Picks and Pans Review: Andrew Wyeth: the Helga Pictures

updated 06/08/1987 AT 01:00 AM EDT

originally published 06/08/1987 AT 01:00 AM EDT

text by John Wilmerding

If someone had uncovered a horde of 50 soft-core paintings by Norman Rockwell, America could scarcely have been more titillated. For 15 years Wyeth, creator of the cryptic Christina's World, one of the most popular works in New York's Museum of Modern Art, secretly had been painting portraits, including many nudes, of a mystery woman. When the story broke last year, reproductions of his idealized images of the woman, a housekeeper named Helga Testorf, appeared in newspapers and magazines worldwide. She would not see reporters. For his part, Wyeth was back in the public consciousness, where he basks happily. A collector named Leonard E.B. Andrews, who paid a reported $10 million for 240 works featuring Helga, suddenly had a windfall investment, and the publishers of this book had a fantastic ad possibility: "You've read about the scandal! Now see all the pictures!" Some of the sketches have a bit of life and spontaneity, suggesting Wyeth is capable of better art than these paintings. They look like self-conscious illustrations for R-rated women's magazine romance fiction. The whiff of promotional sex-tease continues in the book with a quote from the artist above his painting of a sleeping, heavy-breasted Helga: "I think one's art goes as far and as deep as one's love goes." One's love—and one's art—could go with a little less hype. (Abrams, $40)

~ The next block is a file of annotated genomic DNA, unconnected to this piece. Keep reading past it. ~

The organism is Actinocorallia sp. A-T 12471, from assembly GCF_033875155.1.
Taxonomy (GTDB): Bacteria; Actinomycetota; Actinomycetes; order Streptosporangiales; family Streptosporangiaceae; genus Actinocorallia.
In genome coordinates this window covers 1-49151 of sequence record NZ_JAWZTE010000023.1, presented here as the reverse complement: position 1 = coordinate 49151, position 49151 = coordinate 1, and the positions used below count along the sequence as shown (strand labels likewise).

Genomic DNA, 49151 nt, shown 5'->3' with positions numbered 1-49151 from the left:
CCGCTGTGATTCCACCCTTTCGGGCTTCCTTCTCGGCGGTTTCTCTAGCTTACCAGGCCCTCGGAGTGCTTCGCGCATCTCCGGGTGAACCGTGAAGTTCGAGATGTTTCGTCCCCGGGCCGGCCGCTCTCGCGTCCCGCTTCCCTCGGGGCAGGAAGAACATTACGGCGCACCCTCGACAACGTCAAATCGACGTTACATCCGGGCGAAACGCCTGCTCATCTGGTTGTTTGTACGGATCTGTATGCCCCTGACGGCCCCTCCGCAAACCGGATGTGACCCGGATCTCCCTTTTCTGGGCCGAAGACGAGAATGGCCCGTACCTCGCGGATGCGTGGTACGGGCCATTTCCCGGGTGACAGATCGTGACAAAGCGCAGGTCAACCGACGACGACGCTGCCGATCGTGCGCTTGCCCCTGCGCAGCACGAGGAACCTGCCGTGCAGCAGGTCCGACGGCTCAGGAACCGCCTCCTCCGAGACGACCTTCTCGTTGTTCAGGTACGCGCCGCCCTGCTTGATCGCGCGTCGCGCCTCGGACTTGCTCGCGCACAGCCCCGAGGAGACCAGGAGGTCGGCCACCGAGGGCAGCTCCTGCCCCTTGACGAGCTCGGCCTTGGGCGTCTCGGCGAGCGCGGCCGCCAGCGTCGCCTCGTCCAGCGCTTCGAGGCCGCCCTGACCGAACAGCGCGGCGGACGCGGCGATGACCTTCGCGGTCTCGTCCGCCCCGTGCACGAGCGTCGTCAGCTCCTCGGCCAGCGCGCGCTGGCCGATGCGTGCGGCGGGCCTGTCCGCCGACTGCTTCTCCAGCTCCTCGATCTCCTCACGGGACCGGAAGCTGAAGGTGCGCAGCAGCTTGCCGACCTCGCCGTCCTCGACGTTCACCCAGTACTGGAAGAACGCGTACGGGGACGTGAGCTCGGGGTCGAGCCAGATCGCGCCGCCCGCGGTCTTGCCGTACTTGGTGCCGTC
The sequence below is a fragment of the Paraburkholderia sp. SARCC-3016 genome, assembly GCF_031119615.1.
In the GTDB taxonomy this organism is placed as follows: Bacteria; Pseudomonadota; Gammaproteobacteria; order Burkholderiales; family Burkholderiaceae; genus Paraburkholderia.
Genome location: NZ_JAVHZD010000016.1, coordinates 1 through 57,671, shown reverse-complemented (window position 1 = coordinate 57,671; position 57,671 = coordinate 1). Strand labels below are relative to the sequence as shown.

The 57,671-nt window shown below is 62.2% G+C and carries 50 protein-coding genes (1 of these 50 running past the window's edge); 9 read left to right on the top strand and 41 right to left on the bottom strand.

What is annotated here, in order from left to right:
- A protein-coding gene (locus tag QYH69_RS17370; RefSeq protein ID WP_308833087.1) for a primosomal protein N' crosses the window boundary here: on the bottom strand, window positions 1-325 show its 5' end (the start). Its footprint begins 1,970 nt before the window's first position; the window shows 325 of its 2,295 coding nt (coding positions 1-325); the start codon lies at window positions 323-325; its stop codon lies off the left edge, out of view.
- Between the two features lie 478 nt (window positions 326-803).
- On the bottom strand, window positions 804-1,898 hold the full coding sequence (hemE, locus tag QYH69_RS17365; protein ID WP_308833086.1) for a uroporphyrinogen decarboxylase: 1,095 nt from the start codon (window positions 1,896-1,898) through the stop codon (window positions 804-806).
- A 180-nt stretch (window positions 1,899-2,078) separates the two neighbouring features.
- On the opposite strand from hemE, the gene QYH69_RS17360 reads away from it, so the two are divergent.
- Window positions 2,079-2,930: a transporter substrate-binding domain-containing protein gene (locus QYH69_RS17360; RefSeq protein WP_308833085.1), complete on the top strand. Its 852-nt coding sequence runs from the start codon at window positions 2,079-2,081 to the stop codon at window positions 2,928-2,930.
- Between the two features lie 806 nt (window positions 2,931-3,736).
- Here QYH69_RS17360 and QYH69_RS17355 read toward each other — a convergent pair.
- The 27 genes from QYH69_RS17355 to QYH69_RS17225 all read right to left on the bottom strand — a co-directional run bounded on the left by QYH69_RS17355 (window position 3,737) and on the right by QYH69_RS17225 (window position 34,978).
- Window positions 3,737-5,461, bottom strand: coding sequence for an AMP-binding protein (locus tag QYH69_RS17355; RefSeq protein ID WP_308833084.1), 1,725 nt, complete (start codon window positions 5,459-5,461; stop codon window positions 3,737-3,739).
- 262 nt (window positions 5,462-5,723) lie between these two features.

From Our Partners